According to a recent article of USA Today, the number of dogs being stolen has risen dramatically in 2011.
Stealing dogs with the intention of demanding a ransom from the owner is not
a new phenomenon. In fact, the first ever dognapping case was recorded in 1934. The stolen Boston Terrier was returned to its
owner after 5 long months so the story had a happy ending.
Dogs become part of our families. They will be just like a small brother or
sister to the kids. And when they are kidnapped and there is a chance that
money can buy them back, we pay gladly – provided that we have the money
demanded, that is.
Over time, as conformation showing became more popular, show dogs became the
targets of thieves. It’s easy to see that if the owner of a regular dog is
willing to pay thousands of dollars in ransom, the owner of a valuable show dog
might pay tens of thousands of dollars to get his pooch back.
Dognapping – not only for ransom but reselling, experiments and a number of
other purposes – has become widespread in the United States by the 60’s. So
much so that it had actually become one of the most talked about issues of the
time. The public dismay and the floods of letters demanding something to be
done put enormous pressure on the senate. As a result, the “Dognapping Law”,
which became the Animal Welfare Act of 1966 was born.
Huskies from the Movie: “Eight Below” ( 2006 )
Eight Below is a Walt Disney Pictures film which was released in 2006 in the US. It is the fictional re-imagining of the true events of the 1958 occurrence moved forward to 1993; the last year that sled dogs were used in Antarctica. Jerry Shepard is a guide at an Antarctica research base under contract with the National Science Foundation. UCLA professor, Dr. Davis McClaren arrives at the base and presses Shepard to take him to Mount Melbourne to find a rare meteorite.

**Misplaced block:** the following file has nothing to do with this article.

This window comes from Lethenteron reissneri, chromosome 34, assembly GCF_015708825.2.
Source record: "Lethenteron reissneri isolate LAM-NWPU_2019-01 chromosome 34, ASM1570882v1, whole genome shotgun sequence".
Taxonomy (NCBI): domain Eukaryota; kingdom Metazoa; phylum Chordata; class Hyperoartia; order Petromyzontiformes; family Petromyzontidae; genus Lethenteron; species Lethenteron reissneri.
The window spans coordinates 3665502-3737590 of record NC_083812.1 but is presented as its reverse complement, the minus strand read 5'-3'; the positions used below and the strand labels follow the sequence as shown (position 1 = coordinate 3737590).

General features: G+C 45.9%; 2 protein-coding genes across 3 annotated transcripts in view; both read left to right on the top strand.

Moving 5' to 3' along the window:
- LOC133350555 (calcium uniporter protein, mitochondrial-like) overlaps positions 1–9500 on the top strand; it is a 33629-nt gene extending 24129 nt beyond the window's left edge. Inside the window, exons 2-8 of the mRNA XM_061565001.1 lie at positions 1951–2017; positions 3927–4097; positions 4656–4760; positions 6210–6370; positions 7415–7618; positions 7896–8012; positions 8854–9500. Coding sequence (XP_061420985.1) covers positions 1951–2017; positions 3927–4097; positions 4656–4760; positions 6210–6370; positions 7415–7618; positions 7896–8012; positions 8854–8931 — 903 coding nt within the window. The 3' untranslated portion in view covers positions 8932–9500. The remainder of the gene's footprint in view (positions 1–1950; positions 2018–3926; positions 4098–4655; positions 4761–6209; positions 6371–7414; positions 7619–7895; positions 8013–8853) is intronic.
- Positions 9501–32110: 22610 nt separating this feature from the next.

Shepard does so against his own intuition, which tells him that it is too late in the season. Battling hypothermia, frostbite and near white-out conditions, it is the dogs’ stamina and keen sense of direction that gets Shepard and McClaren back to base. They are immediately evacuated, but with too much weight in the plane to carry both people and dogs, the human team plans to return later for the dogs. The dogs are temporarily left behind, but the storm is worse than expected. Five months later, Shepard decides to throw his all into rescuing the dogs. The dogs must struggle for survival alone in the Antarctic wilderness until Shepard and McClaren eventually return to rescue them, more than six months later. Six of the eight dogs survive.
Huskies are brave survivors. They are in their element when they can be free. They are a hardy and healthy breed.
Akita Inu: “Gin” from Silver Fang (1986)
This is a story of an Akita Inu pup called Gin (Japanese for “silver”) who leaves his owner, to join a pack of dogs. The pack gathers strong dogs from all over Japan to fight a deranged bear and his minions. The Japanese Cartoon: Silver Fang, was inspired by a news article which told of hunting dogs that had been abandoned by their masters and had begun living as wild animals…
All of us have had the frustrating experience of our dog rushing out of the gate before we can stop them. More likely than not, your attempts at chasing him or her down will fail. They’ll just keep running further and further when they see you coming.